Prop Betting and Hedging Bets
Nov 7, 2011

Prop Betting and Hedging Bets

As a poker player, talking about betting with non-poker friends often illustrates some pretty basic misconceptions with the process. Correcting some of these misconceptions also is important in understanding how things like hedge funds and other financial instruments operate.

Firstly, we have all heard somebody express their confidence in some proposition by claiming a willingness to bet a very large amount of money on it - typically with the stated or unstated assumption that it will be bet at even money so that each party is risking the same sum. This is entirely the wrong way to measure confidence in a bet. The more confident we are in the outcome of some proposition, the better odds we should be willing to lay. For instance, if we think it is 10 times more likely that outcome A happens than outcome B, then we ought to be willing to bet with 10:1 odds - for example, willing to risk $100 dollars to win $10. So if you are wanting to demonstrate how confident you are, change the odds from 50:50 to something less favorable, don't raise the stakes of the bet.

The amount we are willing to risk depends on some other factors such as the size of our total bankroll, our risk of ruin, our tolerance for variance in outcomes and the like. If we are getting a very good price on the bet (betting, say, at 50:50 when we would be willing to accept 10:1) then our tolerance for these other factors changes, but this depends on the specifics of the bet and we don't have some standalone number that represents our confidence that holds outside of the contest of a specific bet. 

A bet also does not occur standing alone. It occurs in competition with other places people could make bets such as with other friends or online in places like Intrade that allow for proposition betting. I might turn down a good bet with you because I believe I can get a better bet somewhere else. So the amount of money one risks, and the odds at which it is risked, is dependent on the larger marketplace of betting. It is often possible to hedge one's bets in ways that are profitable no matter what happens.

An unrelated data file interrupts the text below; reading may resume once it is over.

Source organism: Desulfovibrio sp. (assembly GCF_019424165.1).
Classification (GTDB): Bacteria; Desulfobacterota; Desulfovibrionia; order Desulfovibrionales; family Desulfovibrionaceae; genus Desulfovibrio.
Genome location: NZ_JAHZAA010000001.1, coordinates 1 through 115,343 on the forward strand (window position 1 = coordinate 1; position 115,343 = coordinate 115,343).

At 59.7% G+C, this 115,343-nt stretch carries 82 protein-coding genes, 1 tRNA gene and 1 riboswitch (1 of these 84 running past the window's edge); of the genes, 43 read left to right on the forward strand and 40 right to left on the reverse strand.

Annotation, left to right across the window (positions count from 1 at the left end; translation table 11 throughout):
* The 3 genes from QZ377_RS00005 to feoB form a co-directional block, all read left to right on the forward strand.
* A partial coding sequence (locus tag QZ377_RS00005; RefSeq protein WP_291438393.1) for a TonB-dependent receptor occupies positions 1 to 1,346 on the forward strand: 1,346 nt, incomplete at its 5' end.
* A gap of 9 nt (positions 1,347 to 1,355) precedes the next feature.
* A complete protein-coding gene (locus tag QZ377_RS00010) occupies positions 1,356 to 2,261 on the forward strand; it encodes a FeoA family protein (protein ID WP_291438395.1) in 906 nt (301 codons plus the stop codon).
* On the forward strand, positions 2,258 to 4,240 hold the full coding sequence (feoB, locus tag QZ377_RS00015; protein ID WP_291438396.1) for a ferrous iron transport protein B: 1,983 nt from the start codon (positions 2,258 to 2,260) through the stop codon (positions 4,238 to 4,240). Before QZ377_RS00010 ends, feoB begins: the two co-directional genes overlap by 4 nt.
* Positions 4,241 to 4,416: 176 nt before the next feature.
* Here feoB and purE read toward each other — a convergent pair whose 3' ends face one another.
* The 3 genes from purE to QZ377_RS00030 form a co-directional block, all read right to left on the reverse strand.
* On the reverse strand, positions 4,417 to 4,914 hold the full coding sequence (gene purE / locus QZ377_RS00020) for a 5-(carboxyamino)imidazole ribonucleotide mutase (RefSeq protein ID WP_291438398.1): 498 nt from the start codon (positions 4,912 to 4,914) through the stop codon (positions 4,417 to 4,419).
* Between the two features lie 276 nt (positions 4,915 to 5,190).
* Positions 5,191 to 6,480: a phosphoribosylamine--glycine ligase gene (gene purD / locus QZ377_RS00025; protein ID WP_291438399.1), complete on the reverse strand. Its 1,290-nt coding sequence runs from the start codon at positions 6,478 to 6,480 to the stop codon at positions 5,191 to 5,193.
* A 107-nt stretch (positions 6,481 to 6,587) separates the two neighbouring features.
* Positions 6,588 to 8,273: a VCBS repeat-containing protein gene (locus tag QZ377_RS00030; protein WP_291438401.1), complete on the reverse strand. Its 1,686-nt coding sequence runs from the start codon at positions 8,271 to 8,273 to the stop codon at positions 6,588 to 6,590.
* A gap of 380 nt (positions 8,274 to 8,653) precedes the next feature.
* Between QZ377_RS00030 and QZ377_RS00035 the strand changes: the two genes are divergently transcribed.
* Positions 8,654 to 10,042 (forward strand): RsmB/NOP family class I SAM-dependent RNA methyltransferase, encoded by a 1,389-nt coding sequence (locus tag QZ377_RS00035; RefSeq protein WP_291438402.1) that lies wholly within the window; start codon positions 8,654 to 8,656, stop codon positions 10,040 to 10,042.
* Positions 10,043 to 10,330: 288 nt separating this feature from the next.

Imagine, for instance, Person A believes that the chance that Obama wins reelection is 10% (a silly claim I have seen on multiple occasions).  Intrade typically has the odds of Obama winning being traded at arround 50%. Suppose I was able to get someone to agree to make the bet at the 10:1 odds where I risked $10 and stood to win $100 if Obama won. I could then go and bet, on InTrade, $55 that Obama would lose. This way, if Obama wins I get $100 from Person A and lose $55 on InTrade, thus netting $45. If Obama loses, I win $55 on InTrade and lose $10 to Person A, thus again netting $45. I am guaranteed a large profit no matter what, and thus should be willing to "risk" as much money as I can get both parties to reliably put up. If I wish, I can modify the presciently chosen $55 Intrade bet to be anything between $10 and $100 and I will still risk nothing but my winnings are tilted to prefer one option over the other. 

This is more or less how hedge funds work.  They don't actually compute the chances of a certain event happening and then bet wherever they can get a better price than their computed odds indicated. They instead look at the market of various bets available and try to find situations where by making different bets and combining them they profit regardless of the outcome. It is a competitive market places so the kinds of egregious profitability given in the example above is unheard of, and it is also often difficult to eliminate one's risk entirely by the above method, but typically the actual amount risked will be quite small compared to the nominal size of the various bets being made. Indeed, by betting very large amounts on very small differences in prices, one can make a quite reliable profit. This is part of the reason why financial companies leverage up their money so much: because the real amounts being risked are so much smaller than the nominal values, they can mulitply the nominal values through leverage a large amount to maximize real profit.
   
In the world of finance, people often think that decisions are largely made based on probabilities. They are not; they are largely based off of prices, such as we have seem above. Typically prices are listed and not odds (10:1, say) but this is just a matter of convention and they are functionally equivalent. A credit default swap, say, that pays $1000 if a loan is defaulted, may have a price of $100 and thus be 10:1 odds. 

Actuarial economics is the branch that actually tries to directly compute odds of events occurring and thus bet accordingly. It works best for things like life insurance where there is a lot of data out there about a repeating and testable phenomenon that one can compute the probabilities of and bet accordingly. But there is a reason such actuarial processes are limited to certain specific industries and can't be so easily applies to something like the risk of inflation or the risk of a Greek default. Even things like corporate bond prices, the alleged risk of default as calculated by bond prices is an order of magnitude greater than actuarial risk as determined by historical precedent. Anything that is suspect to financial speculation turns from an actuarial game towards a prices game. 

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